“It’s the ingredients of African origin but also those foods from the tropics that flourished in the hands of Africans over centuries. In many colonies, the enslaved are the catalyst culture that melds African, Indigenous and European foodways,” says Michael Twitty, a food historian, chef and James Beard Award-winning author of The Cooking Gene: A Journey Through African American Culinary History in the Old South. “We are jambalaya, mofongo, riz djon djon, feijoada, fried chicken, barbecue, jerk and all the hot sauces, rice dishes, and deep-fried treats as well as confections born out of sugar making.”

That history is being reclaimed, and the cultural significance of these dishes is being acknowledged, as groundbreaking African and Caribbean chefs have opened fine-dining restaurants showcasing the diversity of the cuisine as well as its connections to the Black diaspora.

“Let’s be honest, high dining is a consequence of a lot of things … capitalism, colonialism, exploitation of the other. And that’s what gave the West its leisure and comforts on which things like haute cuisine were built,” explains Twitty. “The emphasis was on Europe and the West, not the rest.”

Gregory Gourdet talks with Top Chef contestants
Gregory Gourdet talks with "Top Chef" contestants during season 18's "Pan African Portland" episode. David Moir/Bravo/NBCU Photo Bank via Getty Images

Chef Ayo Balogun moved to New York from a region of Nigeria that borders the West African country of Benin. Its proximity to different cultures and people allowed for diverse culinary influences, so he grew up eating rich and varied foods that are sometimes unfamiliar to the rest of Nigeria. He was excited to introduce the flavors and textures of his homeland to Americans—dishes like fiery pepper soup and Kwara cheese with red pepper and tomato sauce—but he quickly encountered a few hurdles.

When he first attempted to set up a reservation platform for his restaurant, Dept of Culture, someone from the company called to ask what type of cuisine was served there. “I told them it was African,” he recalls. “They said it would be an 11-month wait and then they dropped us. After we opened and became so popular, they asked to come back. I went with another platform.” Balogun says that’s reflective of how West African dishes are perceived by others. “The food from the part of the world where I come from is considered pedestrian, casual or lowbrow here,” says Balogun, who couldn’t disagree more. “People here think it’s not worth a price. I think we have to put a value on our food.”

For Balogun, the experience emphasized the need to create a restaurant with an elevated style that would command respect. “The important thing is to serve food with dignity and not in a casual way, but with a formal aesthetic,” he says, adding that African institutions are rarely considered formal, but he hopes to change that, while infusing a communal African spirit into fine dining. “We are setting new standards.”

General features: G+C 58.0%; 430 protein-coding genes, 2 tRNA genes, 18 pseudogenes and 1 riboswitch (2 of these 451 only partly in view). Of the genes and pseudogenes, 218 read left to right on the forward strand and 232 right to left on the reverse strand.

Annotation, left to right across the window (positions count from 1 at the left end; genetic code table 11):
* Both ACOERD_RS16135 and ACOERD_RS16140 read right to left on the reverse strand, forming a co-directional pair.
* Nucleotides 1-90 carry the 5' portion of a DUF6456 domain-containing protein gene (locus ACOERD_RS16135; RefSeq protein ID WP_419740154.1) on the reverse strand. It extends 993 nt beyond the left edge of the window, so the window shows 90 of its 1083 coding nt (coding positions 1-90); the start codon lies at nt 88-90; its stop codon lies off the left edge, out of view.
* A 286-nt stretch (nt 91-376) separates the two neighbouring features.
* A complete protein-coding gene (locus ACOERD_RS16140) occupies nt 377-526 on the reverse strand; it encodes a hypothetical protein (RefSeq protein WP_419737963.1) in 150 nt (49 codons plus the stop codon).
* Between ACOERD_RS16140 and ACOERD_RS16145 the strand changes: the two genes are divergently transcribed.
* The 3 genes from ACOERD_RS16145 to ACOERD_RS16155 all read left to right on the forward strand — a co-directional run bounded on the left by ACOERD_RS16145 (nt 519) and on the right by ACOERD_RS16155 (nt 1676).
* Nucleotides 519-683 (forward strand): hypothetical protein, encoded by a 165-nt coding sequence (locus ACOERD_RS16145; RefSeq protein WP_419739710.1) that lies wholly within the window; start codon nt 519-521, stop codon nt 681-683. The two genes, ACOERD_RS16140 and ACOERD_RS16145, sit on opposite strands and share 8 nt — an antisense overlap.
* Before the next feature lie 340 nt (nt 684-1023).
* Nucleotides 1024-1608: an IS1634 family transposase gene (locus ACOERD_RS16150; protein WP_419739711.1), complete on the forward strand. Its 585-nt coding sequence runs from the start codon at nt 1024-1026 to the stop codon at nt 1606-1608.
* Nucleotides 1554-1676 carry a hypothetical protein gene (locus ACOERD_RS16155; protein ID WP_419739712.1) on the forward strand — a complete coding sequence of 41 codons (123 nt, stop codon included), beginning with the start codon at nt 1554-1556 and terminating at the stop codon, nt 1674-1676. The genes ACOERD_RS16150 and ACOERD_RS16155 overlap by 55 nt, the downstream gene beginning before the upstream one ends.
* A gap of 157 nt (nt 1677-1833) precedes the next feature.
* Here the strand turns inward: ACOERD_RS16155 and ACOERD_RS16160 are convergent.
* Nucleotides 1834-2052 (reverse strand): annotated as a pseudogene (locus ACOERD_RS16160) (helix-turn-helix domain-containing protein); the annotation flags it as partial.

At Compton’s Compère Lapin, she felt it was important to present refined cooking techniques in a welcoming atmosphere. “The idea of the Compère Lapin was to make it fun, creative and relaxed with some finesse while not being stuffy,” she explains. “I want to expose diners to food I grew up with, taking them to the Caribbean through their dining experience.” It seems to be working, as curried goat has become the top menu item at her restaurant, evidence that African and Caribbean foods can attract consumers once they are exposed to it.

It should be just a matter of time before the masses become accustomed to eating fufu, jollof (pictured here) or ugali. Onasis Gaisie/Getty Images

The growing popularity of African food culture isn’t just a trend for restaurants. Adjepong’s partnership with Ayo Foods, a West African food brand that distributes waakye (stewed beans and rice) from Ghana and chicken yassa (braised chicken with caramelized onions) from Senegal, among other entrees, to grocery stores across the country or even to homes, is making varied African dishes accessible to the unfamiliar public. Another collaboration with Crate & Barrel features Adjepong’s stylish dinnerware pieces inspired by Ghana’s traditional wood-carved utensils and artisan ceramics.

Beyond more access, Afro-Caribbean cuisine is finally receiving more recognition from the fine-dining community. Chefs like Compton and Onwuachi were among the first to garner awards for African and Caribbean cuisine, although Ethiopian Swedish chef Marcus Samuelsson led the way by blending Ethiopian flavors with Swedish cuisine and winning the James Beard Award for best international cookbook in 2007 for The Soul of a New Cuisine: A Discovery of the Foods and Flavors of Africa. Innovative restaurants offering African and Caribbean meals continue to receive accolades, with Detroit’s Baobab Fare, a restaurant that highlights East African cuisine like the dense white maize dish ugali; Austin’s Canje, which focuses on Guyanese and other Caribbean flavors; and Dakar NOLA all scoring nominations for this year’s James Beard Awards.

“I wanted to cook food that was true to me, but I couldn’t find African food on a fine-dining level,” says Dakar NOLA’s Mbaye about his quest to open a restaurant that reflected his heritage. “That inspired me to learn about our food stories. I researched, I read articles and books by Jessica B. Harris and Pierre Thiam [a Senegalese chef noted for bringing West African cuisine to the global fine-dining stage]. Chef Pierre really paved the way for us.”

Exclusive, high-visibility opportunities like a Beard Foundation dinner and a New Orleans food festival are also showcasing the complexity and appeal of African and Caribbean food. It should be just a matter of time before the masses become accustomed to eating fufu, jollof or ugali with the same reverence that they feel for their local upscale French or Italian restaurant.

“I want to share the similarities of African food with the people of the world here,” says Balogun. “It doesn’t matter what part of the world you’re from, you will be able to relate to it.”

Get the latest Travel & Culture stories in your inbox.